• “my works are the issue of pure and simple experience, who is the one true mistress.” (7)
  • “sound rules are the issue of sound experience — the common mother of all the sciences and arts.” (8)
  • “Wisdom is the daughter of experience.” (9)
  • He relied on “nothing more than his considerable powers of observation and deductive reasoning.” (10) For example, his observations concerning the motion of waves in water, “laid the foundation for wave theory…and proposed that invisible sound waves travelled through the air in the same manner.” (11) Regarding his observation of the dual action of the biceps muscle, “it would be two centuries before Leonardo’s observation was repeated.” (12)
  • pure and simple experience, who is the one true mistress.” (13)
  • “good judgment is born of clear understanding, and a clear understanding comes of reasons derived from sound rules, and sound rules are the issue of sound experience—the common mother of all the sciences and arts.” (14)
  • “Certainly the proof should be allowed to rest on the verdict of experience.” (15)


In the 15th century, a number of Aristotle’s works were grouped together and called The Organon. The term means “instrument,” an instrument dealing with logic and for investigating the nature of truth. It sought to establish very clearly what we can say is true, and provided a series of guidelines on how to make sense of things.

For many centuries prior to Bacon the views of Aristotle had been revered as the absolute authority on philosophy and had been frozen into a strict orthodoxy until the birth of science in the early 1600s. (16)

Bacon’s Novum Organum, (publ. 1620) or The New Organon, rejected the dogmatic orthodoxy of Aristotle’s method and replaced it with the notion that real truths can only be discovered empirically from the observation of nature and by conducting experiments. (17) Bacon thus forms the obvious inspiration for those pioneers of science such as Galileo, William Harvey and Newton. (18)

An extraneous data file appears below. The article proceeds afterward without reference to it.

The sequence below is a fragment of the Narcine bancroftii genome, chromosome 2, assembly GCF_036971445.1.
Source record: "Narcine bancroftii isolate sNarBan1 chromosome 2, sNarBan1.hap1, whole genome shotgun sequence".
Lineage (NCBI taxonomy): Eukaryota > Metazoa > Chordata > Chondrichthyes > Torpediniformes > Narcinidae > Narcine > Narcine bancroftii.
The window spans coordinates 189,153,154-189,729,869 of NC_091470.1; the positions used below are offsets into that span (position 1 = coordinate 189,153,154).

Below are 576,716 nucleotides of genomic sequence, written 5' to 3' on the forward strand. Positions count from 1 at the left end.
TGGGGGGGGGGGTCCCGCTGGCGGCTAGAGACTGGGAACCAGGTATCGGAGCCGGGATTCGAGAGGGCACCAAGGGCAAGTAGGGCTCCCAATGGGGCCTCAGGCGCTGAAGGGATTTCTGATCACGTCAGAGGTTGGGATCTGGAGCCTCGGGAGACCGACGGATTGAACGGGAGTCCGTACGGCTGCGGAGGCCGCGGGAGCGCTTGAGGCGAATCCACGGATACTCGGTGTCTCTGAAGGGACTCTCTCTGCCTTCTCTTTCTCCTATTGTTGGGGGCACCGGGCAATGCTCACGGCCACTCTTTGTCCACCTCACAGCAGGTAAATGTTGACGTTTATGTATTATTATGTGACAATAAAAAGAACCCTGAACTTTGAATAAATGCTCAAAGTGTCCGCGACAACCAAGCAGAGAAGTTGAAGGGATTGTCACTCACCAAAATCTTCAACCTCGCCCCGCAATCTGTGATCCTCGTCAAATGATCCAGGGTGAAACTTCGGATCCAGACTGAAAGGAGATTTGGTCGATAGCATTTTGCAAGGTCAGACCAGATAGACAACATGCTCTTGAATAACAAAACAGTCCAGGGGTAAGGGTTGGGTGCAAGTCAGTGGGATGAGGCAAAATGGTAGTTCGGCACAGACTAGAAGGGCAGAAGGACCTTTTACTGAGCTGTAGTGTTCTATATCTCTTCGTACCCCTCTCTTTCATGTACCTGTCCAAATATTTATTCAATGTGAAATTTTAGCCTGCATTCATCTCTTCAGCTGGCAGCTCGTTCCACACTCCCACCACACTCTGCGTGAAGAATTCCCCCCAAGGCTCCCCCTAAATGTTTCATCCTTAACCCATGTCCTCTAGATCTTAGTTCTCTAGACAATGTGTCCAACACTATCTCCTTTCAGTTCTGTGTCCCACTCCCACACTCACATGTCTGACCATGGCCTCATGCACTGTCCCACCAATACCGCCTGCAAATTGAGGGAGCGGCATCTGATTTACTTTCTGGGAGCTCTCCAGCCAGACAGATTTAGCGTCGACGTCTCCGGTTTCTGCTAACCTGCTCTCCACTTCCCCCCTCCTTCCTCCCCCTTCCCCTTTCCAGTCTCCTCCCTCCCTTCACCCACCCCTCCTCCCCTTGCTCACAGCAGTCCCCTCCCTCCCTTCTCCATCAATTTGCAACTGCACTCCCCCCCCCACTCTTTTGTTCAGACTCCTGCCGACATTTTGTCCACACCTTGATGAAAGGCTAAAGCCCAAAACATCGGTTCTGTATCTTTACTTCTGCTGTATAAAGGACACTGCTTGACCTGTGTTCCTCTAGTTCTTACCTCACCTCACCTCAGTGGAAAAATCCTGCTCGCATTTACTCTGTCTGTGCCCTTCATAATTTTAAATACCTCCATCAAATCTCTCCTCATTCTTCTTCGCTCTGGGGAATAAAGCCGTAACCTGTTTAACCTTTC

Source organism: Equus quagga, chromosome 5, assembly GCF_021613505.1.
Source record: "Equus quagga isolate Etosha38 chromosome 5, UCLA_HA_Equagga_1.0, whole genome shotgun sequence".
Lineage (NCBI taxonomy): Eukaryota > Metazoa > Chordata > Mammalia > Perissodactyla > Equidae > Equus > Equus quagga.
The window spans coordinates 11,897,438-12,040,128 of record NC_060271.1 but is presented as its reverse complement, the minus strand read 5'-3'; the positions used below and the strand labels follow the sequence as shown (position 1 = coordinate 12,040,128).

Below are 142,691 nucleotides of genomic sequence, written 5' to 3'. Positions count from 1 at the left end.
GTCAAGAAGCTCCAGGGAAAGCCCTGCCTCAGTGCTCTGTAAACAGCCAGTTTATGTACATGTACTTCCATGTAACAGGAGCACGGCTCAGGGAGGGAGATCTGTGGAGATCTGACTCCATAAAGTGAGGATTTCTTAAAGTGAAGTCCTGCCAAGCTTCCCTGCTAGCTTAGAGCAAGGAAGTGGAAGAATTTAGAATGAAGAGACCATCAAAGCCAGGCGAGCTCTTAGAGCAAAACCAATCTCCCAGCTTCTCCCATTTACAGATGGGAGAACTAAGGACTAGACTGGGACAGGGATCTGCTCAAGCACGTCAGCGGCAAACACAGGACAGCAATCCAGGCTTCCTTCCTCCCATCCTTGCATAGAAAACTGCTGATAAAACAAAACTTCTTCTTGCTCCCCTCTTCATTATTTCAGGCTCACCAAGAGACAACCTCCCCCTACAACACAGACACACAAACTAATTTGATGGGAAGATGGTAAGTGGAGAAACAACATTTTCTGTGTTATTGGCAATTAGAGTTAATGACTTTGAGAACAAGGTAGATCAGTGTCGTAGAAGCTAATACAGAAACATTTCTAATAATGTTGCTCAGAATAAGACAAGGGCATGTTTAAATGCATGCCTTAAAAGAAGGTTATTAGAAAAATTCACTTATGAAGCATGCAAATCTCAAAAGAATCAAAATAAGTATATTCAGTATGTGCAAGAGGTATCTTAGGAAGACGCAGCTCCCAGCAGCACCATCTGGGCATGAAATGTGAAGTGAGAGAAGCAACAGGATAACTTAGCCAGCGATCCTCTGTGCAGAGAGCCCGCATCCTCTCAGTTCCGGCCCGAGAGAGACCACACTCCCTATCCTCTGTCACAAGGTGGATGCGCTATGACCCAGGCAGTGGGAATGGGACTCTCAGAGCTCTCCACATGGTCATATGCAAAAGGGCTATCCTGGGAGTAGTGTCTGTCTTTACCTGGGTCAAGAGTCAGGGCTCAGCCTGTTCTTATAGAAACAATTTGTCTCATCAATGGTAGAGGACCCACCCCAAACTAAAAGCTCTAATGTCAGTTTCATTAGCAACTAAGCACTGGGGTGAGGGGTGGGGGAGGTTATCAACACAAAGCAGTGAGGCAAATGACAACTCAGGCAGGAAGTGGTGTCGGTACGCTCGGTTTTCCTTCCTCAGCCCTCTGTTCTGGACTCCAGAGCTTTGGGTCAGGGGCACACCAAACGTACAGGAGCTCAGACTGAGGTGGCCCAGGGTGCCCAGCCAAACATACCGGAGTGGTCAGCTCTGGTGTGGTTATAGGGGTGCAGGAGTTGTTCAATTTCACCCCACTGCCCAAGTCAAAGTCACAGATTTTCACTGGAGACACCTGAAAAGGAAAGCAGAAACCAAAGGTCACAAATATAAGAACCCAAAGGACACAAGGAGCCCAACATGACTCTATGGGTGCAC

Galileo was punished by the Church for teaching heretical views of planetary motion, (19) and Harvey was severely criticised for teaching his discoveries about the circulation of the blood that were contrary to accepted teachings. (20) Both were castigated as heretics for daring to publish views contrary to the accepted dogmas of Aristotelian thought i.e. the Church.

In both cases we see a clash between observation and received orthodoxy. In both cases we see people who admired the truth more than they admired orthodox dogmas and who then became portrayed as rebels and iconoclasts because of their adherence to the new truths they had unearthed.

They are both good exemplars of the empirical and experimental method which had been previously espoused by Bacon. However, what is also clear is that Leonardo was espousing and following the same empirical path for at least a century before Bacon.

Bacon is always credited as the originator of the experimental and empirical approach to obtaining truth because that is what he espoused in his Novum Organum and other writings. He is therefore rightly seen as the progenitor of the scientific method, as further refined by such figures as Descartes, and as employed by Galileo, Harvey and Newton and all the great scientists ever since.

In the Baconian view, any scientific theory should flow “naturally from observational data, not from holy writings or transcendental visions,” (21) and avoid any “unpleasant philosophical or theological conclusions.” (22) A truly scientific theory should justify “itself by reference to observational data…and not by invoking sacred texts or the mystical experiences of holy men…(it should emerge) straight from the observational evidence.” (23)

“Bacon’s is a theory about how to shape scientists (as they will subsequently come to be known), so that, contrary to their natural inclinations, they manifest the requisite good sense and behaviour in their observation and experiment.” (24)